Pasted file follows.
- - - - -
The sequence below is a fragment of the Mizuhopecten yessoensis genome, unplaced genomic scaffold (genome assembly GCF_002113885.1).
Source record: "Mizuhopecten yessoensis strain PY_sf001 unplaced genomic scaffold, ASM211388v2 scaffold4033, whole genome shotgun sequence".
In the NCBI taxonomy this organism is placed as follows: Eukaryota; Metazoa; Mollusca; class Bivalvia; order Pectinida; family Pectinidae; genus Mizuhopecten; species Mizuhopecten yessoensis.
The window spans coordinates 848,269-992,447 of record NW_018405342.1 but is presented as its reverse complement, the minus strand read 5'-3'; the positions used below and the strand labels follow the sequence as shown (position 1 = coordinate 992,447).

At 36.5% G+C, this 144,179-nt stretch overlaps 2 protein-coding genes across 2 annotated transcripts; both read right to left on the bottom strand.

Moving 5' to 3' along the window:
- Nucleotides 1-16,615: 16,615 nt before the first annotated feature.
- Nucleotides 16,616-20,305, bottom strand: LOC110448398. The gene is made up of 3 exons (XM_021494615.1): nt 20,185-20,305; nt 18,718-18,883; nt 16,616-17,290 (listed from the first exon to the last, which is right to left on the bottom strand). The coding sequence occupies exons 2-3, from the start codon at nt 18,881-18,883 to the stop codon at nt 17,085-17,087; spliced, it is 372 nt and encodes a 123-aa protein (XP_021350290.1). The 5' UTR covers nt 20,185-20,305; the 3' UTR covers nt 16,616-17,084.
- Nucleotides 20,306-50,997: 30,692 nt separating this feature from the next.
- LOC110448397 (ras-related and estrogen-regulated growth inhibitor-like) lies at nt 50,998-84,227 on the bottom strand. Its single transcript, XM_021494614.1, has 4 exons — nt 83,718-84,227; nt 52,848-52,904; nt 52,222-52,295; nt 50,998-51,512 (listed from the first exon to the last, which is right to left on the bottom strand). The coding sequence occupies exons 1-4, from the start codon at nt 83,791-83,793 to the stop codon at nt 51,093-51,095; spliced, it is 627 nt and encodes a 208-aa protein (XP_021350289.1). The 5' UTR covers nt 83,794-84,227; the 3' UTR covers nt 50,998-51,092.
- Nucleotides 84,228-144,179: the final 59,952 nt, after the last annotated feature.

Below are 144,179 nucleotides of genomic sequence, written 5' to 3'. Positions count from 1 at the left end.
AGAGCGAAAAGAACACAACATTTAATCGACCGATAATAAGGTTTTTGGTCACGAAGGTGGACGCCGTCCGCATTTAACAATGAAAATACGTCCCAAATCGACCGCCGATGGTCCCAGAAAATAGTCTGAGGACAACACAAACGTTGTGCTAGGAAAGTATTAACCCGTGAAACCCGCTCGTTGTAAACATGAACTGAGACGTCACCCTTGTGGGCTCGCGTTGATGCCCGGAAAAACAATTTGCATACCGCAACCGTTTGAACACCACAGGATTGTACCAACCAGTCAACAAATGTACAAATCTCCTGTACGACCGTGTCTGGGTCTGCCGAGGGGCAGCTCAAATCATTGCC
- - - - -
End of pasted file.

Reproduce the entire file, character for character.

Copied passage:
The sequence below is a fragment of the Mizuhopecten yessoensis genome, unplaced genomic scaffold (genome assembly GCF_002113885.1).
Source record: "Mizuhopecten yessoensis strain PY_sf001 unplaced genomic scaffold, ASM211388v2 scaffold4033, whole genome shotgun sequence".
In the NCBI taxonomy this organism is placed as follows: Eukaryota; Metazoa; Mollusca; class Bivalvia; order Pectinida; family Pectinidae; genus Mizuhopecten; species Mizuhopecten yessoensis.
The window spans coordinates 848,269-992,447 of record NW_018405342.1 but is presented as its reverse complement, the minus strand read 5'-3'; the positions used below and the strand labels follow the sequence as shown (position 1 = coordinate 992,447).

At 36.5% G+C, this 144,179-nt stretch overlaps 2 protein-coding genes across 2 annotated transcripts; both read right to left on the bottom strand.

Moving 5' to 3' along the window:
- Nucleotides 1-16,615: 16,615 nt before the first annotated feature.
- Nucleotides 16,616-20,305, bottom strand: LOC110448398. The gene is made up of 3 exons (XM_021494615.1): nt 20,185-20,305; nt 18,718-18,883; nt 16,616-17,290 (listed from the first exon to the last, which is right to left on the bottom strand). The coding sequence occupies exons 2-3, from the start codon at nt 18,881-18,883 to the stop codon at nt 17,085-17,087; spliced, it is 372 nt and encodes a 123-aa protein (XP_021350290.1). The 5' UTR covers nt 20,185-20,305; the 3' UTR covers nt 16,616-17,084.
- Nucleotides 20,306-50,997: 30,692 nt separating this feature from the next.
- LOC110448397 (ras-related and estrogen-regulated growth inhibitor-like) lies at nt 50,998-84,227 on the bottom strand. Its single transcript, XM_021494614.1, has 4 exons — nt 83,718-84,227; nt 52,848-52,904; nt 52,222-52,295; nt 50,998-51,512 (listed from the first exon to the last, which is right to left on the bottom strand). The coding sequence occupies exons 1-4, from the start codon at nt 83,791-83,793 to the stop codon at nt 51,093-51,095; spliced, it is 627 nt and encodes a 208-aa protein (XP_021350289.1). The 5' UTR covers nt 83,794-84,227; the 3' UTR covers nt 50,998-51,092.
- Nucleotides 84,228-144,179: the final 59,952 nt, after the last annotated feature.

Below are 144,179 nucleotides of genomic sequence, written 5' to 3'. Positions count from 1 at the left end.
AGAGCGAAAAGAACACAACATTTAATCGACCGATAATAAGGTTTTTGGTCACGAAGGTGGACGCCGTCCGCATTTAACAATGAAAATACGTCCCAAATCGACCGCCGATGGTCCCAGAAAATAGTCTGAGGACAACACAAACGTTGTGCTAGGAAAGTATTAACCCGTGAAACCCGCTCGTTGTAAACATGAACTGAGACGTCACCCTTGTGGGCTCGCGTTGATGCCCGGAAAAACAATTTGCATACCGCAACCGTTTGAACACCACAGGATTGTACCAACCAGTCAACAAATGTACAAATCTCCTGTACGACCGTGTCTGGGTCTGCCGAGGGGCAGCTCAAATCATTGCC